By Eric Johnston
Wednesday’s decision in favor of the plaintiffs marks the first time a court has ruled that former Tepco management is liable to pay compensation. Three of the five defendants, including Katsumata, former Vice President Ichiro Takekuro, 76, and Vice President Sakae Muto, 72, had already been cleared by the Tokyo District Court of criminal responsibility for the accident in a separate September 2019 ruling.
Court-appointed lawyers acting as prosecutors appealed the 2019 decision, and a ruling on the appeal is expected to be handed down in January.
The main issue of contention in Wednesday’s verdict centered on the credibility of a long-term government assessment on possible tsunami damage that was published in 2002, and whether the former Tepco managers recognized the possibility of a huge tsunami hitting the plant and then took appropriate measures based on the report’s recommendations.
Plaintiffs argued the assessment was the view of a public agency dealing with disaster prevention, and therefore reliable. They claimed that the former Tepco officials should have been aware in advance of the possibility of a giant tsunami hitting the plant and taken necessary countermeasures before March 11, 2011, but failed to do so.
The defendants, however, argued that the 2002 government assessment was not highly credible and that it was impossible to predict the amount of damage that would occur from a large tsunami. Even if it had been possible to predict the damage, they added, there would not have been enough time to take needed countermeasures.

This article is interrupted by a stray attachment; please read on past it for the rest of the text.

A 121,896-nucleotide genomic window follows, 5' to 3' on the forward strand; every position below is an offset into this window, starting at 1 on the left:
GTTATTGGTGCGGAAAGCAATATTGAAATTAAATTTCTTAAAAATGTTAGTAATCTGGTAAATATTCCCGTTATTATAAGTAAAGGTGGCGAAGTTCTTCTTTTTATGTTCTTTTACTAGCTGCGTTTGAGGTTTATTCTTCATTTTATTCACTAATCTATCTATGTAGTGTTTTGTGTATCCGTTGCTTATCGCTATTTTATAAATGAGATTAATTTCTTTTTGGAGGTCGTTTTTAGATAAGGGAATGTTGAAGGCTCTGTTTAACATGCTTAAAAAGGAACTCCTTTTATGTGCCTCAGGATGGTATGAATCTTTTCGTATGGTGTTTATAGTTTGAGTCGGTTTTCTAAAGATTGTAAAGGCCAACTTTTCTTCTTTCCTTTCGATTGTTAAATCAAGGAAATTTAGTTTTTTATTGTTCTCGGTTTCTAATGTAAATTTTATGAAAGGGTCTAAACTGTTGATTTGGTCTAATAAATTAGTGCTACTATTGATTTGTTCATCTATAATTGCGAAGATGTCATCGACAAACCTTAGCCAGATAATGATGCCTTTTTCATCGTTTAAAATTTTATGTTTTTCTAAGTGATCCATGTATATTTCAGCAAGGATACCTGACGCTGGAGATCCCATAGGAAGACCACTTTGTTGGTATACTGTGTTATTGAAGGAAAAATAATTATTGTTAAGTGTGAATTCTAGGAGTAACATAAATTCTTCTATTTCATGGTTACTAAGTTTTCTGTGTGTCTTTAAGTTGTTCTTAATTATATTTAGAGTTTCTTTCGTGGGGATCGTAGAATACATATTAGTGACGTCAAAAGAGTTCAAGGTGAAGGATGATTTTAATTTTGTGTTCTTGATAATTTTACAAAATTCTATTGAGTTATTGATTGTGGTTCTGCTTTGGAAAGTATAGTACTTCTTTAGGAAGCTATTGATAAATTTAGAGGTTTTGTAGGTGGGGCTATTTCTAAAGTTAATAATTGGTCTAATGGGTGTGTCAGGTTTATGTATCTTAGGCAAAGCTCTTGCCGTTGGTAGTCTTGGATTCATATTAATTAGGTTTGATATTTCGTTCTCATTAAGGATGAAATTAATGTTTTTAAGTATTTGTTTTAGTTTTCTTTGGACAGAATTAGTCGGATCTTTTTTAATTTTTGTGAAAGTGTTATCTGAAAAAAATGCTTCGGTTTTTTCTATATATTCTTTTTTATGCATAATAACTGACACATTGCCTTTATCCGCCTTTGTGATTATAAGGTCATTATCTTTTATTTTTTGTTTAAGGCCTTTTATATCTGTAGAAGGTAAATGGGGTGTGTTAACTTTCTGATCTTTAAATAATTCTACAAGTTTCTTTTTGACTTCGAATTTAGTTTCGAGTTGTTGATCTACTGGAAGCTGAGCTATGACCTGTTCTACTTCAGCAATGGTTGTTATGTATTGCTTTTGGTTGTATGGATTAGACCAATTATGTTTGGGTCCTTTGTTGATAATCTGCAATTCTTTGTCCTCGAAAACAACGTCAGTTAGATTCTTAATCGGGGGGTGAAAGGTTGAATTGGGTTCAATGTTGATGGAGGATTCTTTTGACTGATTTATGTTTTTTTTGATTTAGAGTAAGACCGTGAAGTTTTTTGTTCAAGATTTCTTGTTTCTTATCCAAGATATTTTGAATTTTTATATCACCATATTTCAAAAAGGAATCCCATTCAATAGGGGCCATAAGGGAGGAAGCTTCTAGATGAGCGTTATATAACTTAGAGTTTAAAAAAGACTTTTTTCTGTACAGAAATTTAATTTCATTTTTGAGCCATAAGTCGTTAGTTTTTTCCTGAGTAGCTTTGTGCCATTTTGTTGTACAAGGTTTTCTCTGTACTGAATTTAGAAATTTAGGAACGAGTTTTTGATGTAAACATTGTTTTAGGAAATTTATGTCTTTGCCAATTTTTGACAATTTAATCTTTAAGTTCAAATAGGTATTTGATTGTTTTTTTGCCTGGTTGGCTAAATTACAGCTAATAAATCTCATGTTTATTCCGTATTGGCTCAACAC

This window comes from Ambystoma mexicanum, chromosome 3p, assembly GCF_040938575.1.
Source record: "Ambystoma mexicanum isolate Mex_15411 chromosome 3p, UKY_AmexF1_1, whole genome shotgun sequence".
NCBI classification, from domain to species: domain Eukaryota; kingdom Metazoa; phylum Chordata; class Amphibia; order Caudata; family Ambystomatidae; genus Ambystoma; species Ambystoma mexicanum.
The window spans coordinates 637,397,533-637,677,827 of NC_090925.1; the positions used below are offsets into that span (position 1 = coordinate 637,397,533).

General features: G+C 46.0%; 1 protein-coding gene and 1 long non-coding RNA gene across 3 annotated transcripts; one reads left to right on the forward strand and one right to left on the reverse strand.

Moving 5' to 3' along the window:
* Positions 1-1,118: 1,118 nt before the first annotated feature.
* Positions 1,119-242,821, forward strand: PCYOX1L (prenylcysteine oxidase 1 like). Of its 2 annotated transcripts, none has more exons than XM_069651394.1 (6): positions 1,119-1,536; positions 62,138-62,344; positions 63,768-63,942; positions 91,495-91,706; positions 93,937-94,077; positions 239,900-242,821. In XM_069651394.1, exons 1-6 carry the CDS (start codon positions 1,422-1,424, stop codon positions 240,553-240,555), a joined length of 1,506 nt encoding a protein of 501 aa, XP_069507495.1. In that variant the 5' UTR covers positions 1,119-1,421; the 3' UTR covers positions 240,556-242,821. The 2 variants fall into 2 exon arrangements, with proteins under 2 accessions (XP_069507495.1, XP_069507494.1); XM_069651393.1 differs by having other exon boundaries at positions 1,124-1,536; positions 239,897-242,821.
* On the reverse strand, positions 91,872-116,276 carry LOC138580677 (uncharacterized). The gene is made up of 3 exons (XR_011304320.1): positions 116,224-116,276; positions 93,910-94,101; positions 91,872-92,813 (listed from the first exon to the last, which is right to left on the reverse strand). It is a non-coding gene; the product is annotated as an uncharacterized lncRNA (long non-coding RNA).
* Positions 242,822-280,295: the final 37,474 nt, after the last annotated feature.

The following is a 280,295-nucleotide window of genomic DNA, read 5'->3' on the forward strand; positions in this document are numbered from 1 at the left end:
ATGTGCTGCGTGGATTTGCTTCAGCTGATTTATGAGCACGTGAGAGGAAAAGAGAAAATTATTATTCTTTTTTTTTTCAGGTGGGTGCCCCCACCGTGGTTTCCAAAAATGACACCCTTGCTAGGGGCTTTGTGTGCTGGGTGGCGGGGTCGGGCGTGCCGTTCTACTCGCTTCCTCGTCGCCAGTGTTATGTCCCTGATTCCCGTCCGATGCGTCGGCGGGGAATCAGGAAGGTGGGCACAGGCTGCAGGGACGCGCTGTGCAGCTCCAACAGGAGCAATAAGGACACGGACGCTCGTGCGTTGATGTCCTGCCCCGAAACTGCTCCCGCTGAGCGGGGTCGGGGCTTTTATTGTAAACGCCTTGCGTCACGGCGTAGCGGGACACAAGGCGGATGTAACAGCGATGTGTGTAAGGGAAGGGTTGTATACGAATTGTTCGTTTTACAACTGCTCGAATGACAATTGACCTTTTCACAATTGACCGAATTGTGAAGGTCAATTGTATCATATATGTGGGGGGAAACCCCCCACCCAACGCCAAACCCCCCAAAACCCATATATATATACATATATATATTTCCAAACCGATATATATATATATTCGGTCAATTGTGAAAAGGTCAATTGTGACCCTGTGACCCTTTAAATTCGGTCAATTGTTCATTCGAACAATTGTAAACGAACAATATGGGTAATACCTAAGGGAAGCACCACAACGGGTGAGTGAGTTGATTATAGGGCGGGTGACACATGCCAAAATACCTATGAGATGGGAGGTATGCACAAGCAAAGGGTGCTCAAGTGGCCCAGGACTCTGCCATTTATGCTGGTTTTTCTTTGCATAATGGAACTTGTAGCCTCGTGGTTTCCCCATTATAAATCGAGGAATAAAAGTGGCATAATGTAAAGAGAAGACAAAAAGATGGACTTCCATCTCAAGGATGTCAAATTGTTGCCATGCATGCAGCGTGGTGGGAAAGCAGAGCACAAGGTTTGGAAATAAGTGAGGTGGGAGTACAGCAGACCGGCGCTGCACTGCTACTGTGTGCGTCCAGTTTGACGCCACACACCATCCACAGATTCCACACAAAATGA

The ¥22 trillion sought by the plaintiffs is the total amount listed in a December 2016 report by a joint committee put together by Tepco and the economy ministry to determine how much funding should be secured to deal with the accident.
The report said Tepco would need to spend ¥8 trillion to decommission the plant and another ¥8 trillion to compensate the victims. A further ¥6 trillion is needed for decontamination measures and interim nuclear waste storage. All of these costs, the shareholder plaintiffs claim, were expenses the company would not incur had there been no nuclear accident.
But the defendants, as well as Tepco, which is offering support to the defendants, claim that decommissioning the plant had cost about ¥1.56 trillion by the fourth quarter of the fiscal year that began in April 2020. They also argued that compensation, decontamination and interim storage measures were mostly being funded by the government, which limited Tepco’s portion of the bill to around ¥510 billion by the end of fiscal 2020.
However, the utility has also admitted that it still does not know, exactly, how much the final cost will be.
As stipulated in the companies act, shareholders can launch a derivative lawsuit to pursue the responsibility of company board members and others when their actions or failure to act have caused the company damages. When the plaintiff’s claim is accepted in such a lawsuit, damages are paid to the company, not to the shareholders.